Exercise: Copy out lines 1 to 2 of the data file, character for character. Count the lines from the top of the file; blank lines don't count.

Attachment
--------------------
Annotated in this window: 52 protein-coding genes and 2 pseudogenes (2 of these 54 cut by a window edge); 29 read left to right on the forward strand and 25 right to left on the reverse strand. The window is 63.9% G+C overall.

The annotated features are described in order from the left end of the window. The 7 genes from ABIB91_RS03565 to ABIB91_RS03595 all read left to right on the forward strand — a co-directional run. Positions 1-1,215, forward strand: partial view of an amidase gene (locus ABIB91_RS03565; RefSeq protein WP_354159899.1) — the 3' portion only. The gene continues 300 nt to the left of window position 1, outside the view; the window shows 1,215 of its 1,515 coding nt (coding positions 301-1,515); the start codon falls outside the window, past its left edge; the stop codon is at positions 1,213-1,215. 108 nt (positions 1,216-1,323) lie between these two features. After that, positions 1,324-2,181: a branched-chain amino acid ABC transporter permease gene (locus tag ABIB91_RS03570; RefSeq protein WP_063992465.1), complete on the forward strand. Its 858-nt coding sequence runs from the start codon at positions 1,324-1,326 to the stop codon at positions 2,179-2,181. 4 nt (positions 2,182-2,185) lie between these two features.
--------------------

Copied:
Annotated in this window: 52 protein-coding genes and 2 pseudogenes (2 of these 54 cut by a window edge); 29 read left to right on the forward strand and 25 right to left on the reverse strand. The window is 63.9% G+C overall.

The annotated features are described in order from the left end of the window. The 7 genes from ABIB91_RS03565 to ABIB91_RS03595 all read left to right on the forward strand — a co-directional run. Positions 1-1,215, forward strand: partial view of an amidase gene (locus ABIB91_RS03565; RefSeq protein WP_354159899.1) — the 3' portion only. The gene continues 300 nt to the left of window position 1, outside the view; the window shows 1,215 of its 1,515 coding nt (coding positions 301-1,515); the start codon falls outside the window, past its left edge; the stop codon is at positions 1,213-1,215. 108 nt (positions 1,216-1,323) lie between these two features. After that, positions 1,324-2,181: a branched-chain amino acid ABC transporter permease gene (locus tag ABIB91_RS03570; RefSeq protein WP_063992465.1), complete on the forward strand. Its 858-nt coding sequence runs from the start codon at positions 1,324-1,326 to the stop codon at positions 2,179-2,181. 4 nt (positions 2,182-2,185) lie between these two features.